Are millennial students more entitled than previous generations? That’s another widely held assumption in the academic community, but support from research is indirect and inconsistent. Research does show an association between narcissism and entitlement but there’s disagreement as to whether college students today are more narcissistic than they were previously. There is evidence that millennials do believe more strongly in their capabilities at the same time they report weaker work ethics. And the research is uncovering some interesting blips. The entitlement attitude found in some studies isn’t related to one’s age or year in school.

Is entitlement something that only happens in the academic environment? No, it has been studied, written about, and observed in other contexts (like work environments), but some of its features are unique to the academic environment—such as, the idea that grades are deserved, not necessarily earned.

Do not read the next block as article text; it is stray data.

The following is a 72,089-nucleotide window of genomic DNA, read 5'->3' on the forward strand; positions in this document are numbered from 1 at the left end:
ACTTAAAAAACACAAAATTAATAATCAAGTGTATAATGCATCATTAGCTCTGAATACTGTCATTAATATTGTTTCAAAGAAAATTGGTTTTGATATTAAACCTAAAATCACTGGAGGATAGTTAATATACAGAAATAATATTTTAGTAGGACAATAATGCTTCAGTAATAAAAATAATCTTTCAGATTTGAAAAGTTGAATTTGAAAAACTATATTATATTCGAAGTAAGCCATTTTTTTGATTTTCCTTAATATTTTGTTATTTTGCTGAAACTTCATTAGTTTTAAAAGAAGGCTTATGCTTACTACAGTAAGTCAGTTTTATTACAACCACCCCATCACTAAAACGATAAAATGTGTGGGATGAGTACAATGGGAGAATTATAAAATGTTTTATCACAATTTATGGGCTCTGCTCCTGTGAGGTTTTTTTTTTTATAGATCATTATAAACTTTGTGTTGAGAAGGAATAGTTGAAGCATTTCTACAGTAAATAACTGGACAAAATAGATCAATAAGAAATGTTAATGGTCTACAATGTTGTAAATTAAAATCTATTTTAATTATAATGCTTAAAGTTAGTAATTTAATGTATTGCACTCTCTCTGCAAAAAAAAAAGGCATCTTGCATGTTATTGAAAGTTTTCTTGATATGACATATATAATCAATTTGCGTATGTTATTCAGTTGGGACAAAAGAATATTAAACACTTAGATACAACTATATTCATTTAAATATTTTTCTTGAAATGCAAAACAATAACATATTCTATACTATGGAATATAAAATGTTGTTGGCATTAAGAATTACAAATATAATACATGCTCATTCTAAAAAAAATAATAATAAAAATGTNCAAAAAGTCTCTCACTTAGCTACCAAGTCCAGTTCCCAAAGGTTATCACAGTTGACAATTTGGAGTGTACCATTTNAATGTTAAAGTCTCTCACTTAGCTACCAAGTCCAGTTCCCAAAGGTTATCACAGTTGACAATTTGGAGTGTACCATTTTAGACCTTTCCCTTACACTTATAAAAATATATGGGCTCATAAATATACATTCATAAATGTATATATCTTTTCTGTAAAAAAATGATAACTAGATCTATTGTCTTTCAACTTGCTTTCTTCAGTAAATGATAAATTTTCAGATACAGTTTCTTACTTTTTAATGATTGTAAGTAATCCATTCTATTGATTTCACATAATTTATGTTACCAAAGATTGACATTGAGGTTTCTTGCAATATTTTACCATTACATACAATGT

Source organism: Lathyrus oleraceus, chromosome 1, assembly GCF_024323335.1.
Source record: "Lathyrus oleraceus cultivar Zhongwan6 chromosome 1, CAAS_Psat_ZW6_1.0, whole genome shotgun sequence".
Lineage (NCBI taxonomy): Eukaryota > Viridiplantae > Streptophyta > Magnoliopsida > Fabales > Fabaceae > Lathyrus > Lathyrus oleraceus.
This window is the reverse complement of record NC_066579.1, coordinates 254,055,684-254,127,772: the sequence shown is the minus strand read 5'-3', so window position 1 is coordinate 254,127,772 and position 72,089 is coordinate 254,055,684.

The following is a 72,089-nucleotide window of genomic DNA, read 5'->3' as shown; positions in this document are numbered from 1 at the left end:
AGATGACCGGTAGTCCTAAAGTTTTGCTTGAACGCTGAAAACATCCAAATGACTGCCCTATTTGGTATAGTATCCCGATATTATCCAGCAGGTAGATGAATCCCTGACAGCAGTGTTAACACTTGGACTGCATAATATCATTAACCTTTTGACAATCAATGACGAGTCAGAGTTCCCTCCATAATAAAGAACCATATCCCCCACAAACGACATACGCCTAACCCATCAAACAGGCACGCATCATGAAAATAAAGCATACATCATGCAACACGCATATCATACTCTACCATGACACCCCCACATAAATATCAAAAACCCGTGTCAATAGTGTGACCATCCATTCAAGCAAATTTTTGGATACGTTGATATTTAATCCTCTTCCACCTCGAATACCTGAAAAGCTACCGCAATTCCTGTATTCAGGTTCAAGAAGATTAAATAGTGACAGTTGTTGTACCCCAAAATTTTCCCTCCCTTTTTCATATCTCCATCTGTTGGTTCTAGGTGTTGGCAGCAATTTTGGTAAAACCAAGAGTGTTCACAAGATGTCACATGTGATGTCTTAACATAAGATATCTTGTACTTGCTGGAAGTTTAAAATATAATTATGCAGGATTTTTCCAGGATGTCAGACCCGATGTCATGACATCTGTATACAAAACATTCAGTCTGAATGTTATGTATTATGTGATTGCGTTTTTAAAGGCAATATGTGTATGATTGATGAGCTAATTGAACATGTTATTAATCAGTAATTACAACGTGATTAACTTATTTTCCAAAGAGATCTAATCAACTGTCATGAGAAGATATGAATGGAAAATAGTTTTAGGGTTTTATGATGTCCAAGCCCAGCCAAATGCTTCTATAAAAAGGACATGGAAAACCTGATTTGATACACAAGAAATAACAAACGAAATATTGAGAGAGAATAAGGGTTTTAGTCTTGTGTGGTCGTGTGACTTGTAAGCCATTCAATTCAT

What’s causing it? There’s a plethora of reasons that have been proposed. Some research has tied entitlement to personality characteristics; other researchers have looked at parenting and parental expectations. A number think it’s the result of previous educational experiences and/or grade inflation. Some blame technology that gives students greater access to teachers and the expectation of immediate responses. Fairly regularly, student evaluations are blamed for the anonymous power and control they give students. And finally, there’s the rise in consumerism that’s now associated with education. Students (and their parents) pay (usually a lot) for college and the sense that those tuition dollars entitle them to certain things, is generally not what teachers think education entitles learners to receive. At this point it’s probably safe to say that entitlement is not being caused by one thing but by a collection of them, and the causes vary depending on the student.